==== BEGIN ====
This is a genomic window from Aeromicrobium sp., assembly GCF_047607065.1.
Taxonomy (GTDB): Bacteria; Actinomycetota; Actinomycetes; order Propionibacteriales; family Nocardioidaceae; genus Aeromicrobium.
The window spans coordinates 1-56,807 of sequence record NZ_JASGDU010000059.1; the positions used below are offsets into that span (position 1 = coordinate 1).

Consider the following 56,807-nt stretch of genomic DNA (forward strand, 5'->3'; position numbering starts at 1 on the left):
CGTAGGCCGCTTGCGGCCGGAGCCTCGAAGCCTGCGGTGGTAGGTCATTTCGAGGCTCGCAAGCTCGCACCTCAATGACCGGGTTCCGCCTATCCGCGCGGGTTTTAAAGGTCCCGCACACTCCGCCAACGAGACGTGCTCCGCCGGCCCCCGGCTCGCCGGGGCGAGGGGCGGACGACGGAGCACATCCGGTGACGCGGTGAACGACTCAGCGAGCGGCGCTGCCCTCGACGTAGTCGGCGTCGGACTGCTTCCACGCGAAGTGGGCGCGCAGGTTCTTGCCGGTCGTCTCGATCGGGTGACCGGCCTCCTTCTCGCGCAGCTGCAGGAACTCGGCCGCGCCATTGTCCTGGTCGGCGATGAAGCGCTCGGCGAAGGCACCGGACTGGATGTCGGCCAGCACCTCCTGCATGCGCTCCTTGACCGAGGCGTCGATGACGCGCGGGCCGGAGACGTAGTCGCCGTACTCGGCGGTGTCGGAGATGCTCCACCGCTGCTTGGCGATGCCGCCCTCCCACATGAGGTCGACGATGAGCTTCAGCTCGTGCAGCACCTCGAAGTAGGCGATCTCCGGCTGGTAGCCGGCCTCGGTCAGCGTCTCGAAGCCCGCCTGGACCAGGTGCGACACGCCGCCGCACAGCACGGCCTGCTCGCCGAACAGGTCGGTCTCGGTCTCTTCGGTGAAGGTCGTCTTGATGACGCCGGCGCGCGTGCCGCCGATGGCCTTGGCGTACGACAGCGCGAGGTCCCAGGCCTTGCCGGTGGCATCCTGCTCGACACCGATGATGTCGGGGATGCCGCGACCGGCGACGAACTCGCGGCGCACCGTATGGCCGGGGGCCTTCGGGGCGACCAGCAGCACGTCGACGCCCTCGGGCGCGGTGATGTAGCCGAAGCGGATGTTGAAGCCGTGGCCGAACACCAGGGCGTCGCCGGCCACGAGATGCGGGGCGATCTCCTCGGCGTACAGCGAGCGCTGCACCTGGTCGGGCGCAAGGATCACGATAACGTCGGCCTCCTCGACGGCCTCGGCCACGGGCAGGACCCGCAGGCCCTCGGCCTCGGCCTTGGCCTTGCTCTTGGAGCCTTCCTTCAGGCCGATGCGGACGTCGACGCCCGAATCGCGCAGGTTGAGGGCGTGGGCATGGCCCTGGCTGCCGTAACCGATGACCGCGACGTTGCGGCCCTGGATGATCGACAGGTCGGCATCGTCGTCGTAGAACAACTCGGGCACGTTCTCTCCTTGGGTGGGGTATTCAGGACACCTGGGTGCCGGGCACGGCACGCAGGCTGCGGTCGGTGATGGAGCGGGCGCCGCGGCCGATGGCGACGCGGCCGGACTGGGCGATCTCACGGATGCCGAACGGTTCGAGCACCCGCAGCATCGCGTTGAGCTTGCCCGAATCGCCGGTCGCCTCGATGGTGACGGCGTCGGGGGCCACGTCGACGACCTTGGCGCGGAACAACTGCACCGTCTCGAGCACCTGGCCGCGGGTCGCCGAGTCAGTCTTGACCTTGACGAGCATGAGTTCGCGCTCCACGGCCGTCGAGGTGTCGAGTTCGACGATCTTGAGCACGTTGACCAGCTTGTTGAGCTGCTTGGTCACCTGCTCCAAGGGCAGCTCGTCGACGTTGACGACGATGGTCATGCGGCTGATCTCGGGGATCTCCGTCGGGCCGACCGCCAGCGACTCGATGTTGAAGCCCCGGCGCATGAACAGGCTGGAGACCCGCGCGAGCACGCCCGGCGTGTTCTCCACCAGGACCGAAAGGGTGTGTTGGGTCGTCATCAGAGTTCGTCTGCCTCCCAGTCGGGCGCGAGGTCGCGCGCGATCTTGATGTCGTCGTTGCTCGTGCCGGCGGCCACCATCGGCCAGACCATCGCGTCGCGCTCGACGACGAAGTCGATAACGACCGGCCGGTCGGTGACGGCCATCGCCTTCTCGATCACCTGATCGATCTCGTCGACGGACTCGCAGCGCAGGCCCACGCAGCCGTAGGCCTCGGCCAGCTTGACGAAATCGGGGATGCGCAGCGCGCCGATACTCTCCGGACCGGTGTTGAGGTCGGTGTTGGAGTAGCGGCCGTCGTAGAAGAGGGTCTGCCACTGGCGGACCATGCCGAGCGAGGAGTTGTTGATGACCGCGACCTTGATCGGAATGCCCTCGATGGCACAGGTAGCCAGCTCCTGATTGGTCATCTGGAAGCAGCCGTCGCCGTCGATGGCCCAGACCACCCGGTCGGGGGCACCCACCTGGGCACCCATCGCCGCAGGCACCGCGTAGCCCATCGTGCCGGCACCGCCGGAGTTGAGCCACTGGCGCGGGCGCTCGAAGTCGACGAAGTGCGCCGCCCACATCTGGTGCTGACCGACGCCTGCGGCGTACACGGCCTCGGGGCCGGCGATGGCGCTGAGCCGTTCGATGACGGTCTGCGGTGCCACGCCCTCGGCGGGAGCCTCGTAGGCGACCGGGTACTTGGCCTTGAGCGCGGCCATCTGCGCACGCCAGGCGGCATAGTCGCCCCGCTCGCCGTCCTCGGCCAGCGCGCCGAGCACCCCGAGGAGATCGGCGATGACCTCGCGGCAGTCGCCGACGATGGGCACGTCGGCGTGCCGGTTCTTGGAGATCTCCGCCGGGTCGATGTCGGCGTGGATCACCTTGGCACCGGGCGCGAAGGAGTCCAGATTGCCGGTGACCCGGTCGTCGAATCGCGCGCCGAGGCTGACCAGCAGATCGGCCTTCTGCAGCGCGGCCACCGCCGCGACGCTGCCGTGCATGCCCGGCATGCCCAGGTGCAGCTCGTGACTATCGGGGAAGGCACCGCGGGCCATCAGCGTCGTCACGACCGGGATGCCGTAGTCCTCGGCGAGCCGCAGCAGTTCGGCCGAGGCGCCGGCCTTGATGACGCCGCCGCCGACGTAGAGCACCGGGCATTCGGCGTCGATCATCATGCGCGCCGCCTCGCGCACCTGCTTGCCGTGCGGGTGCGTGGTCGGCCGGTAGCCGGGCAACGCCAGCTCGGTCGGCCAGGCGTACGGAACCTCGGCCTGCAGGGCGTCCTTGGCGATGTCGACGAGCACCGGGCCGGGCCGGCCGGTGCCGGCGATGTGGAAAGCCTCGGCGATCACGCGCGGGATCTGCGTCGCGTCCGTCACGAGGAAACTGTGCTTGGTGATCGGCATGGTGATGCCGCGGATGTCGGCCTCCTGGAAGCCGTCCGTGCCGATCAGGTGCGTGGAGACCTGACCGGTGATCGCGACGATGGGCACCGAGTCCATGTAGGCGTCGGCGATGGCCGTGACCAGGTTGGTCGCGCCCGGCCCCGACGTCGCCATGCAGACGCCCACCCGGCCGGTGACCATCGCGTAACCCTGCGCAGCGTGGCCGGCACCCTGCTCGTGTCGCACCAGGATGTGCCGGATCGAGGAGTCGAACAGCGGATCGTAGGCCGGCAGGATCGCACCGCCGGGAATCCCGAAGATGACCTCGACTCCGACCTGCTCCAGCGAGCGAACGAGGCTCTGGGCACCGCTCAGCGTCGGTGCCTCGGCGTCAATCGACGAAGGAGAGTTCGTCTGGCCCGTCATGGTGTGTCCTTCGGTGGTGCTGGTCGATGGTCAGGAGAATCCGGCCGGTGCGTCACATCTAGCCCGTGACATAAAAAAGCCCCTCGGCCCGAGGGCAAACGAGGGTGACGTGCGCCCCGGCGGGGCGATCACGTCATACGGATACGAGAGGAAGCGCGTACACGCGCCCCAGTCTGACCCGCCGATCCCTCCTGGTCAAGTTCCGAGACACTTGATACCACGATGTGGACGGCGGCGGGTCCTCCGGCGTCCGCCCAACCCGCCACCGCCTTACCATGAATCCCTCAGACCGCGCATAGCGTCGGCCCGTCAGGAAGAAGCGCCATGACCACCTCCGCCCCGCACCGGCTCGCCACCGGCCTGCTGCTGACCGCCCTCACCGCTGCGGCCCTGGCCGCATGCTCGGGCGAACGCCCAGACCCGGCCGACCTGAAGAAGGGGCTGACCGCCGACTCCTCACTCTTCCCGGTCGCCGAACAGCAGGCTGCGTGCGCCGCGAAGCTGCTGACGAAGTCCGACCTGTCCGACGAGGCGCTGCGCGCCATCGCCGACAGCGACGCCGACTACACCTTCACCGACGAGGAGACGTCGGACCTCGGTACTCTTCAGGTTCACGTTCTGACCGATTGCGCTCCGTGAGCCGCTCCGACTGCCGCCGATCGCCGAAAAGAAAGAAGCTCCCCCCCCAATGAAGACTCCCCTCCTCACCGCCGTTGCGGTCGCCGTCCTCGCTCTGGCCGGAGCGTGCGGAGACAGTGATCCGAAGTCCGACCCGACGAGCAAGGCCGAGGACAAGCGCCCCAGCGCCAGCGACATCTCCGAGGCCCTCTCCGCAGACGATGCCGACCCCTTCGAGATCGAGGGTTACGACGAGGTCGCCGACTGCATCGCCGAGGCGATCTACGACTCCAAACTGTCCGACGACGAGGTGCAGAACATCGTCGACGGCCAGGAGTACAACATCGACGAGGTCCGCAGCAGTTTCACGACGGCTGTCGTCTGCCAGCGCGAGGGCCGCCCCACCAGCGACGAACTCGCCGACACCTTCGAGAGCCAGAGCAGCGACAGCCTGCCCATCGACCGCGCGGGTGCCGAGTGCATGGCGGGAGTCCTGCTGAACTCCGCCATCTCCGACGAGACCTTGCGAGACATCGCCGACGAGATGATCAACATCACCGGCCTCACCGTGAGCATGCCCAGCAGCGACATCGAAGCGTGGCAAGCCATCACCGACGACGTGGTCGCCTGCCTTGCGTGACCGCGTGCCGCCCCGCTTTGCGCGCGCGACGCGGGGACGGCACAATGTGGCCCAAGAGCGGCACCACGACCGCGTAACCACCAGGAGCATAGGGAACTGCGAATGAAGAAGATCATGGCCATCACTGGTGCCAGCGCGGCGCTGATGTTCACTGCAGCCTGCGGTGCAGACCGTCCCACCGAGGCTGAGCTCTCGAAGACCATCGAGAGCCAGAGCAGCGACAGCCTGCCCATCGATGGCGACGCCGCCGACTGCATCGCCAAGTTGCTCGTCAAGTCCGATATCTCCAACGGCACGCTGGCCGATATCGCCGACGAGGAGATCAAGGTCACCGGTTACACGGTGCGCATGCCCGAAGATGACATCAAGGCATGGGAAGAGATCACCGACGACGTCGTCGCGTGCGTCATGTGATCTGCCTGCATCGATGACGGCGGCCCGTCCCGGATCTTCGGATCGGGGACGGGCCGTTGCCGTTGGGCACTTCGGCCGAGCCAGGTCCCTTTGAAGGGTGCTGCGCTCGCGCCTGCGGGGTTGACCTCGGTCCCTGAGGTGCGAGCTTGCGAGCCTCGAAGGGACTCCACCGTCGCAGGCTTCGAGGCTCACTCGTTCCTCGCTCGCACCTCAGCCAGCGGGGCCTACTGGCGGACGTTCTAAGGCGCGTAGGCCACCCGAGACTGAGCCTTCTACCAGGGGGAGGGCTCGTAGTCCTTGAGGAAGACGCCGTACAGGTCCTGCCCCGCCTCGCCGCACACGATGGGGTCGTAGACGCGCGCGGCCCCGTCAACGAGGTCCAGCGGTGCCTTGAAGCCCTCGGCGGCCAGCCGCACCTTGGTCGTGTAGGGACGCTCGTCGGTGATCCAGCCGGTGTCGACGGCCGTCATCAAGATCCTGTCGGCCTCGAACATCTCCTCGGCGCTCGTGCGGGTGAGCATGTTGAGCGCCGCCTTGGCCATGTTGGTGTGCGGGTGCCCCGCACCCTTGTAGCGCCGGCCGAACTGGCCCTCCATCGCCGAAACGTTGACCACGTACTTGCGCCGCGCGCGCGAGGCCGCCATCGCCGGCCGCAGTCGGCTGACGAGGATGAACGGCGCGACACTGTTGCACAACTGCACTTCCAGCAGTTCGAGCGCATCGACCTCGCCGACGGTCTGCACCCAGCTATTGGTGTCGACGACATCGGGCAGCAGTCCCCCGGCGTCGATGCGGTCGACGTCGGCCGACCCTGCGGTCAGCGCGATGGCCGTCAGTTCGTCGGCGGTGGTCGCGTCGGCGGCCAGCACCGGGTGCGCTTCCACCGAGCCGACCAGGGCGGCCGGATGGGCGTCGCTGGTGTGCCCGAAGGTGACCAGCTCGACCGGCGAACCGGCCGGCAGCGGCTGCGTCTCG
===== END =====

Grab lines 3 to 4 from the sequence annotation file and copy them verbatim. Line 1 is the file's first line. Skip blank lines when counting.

The window spans coordinates 1-56,807 of sequence record NZ_JASGDU010000059.1; the positions used below are offsets into that span (position 1 = coordinate 1).

Consider the following 56,807-nt stretch of genomic DNA (forward strand, 5'->3'; position numbering starts at 1 on the left):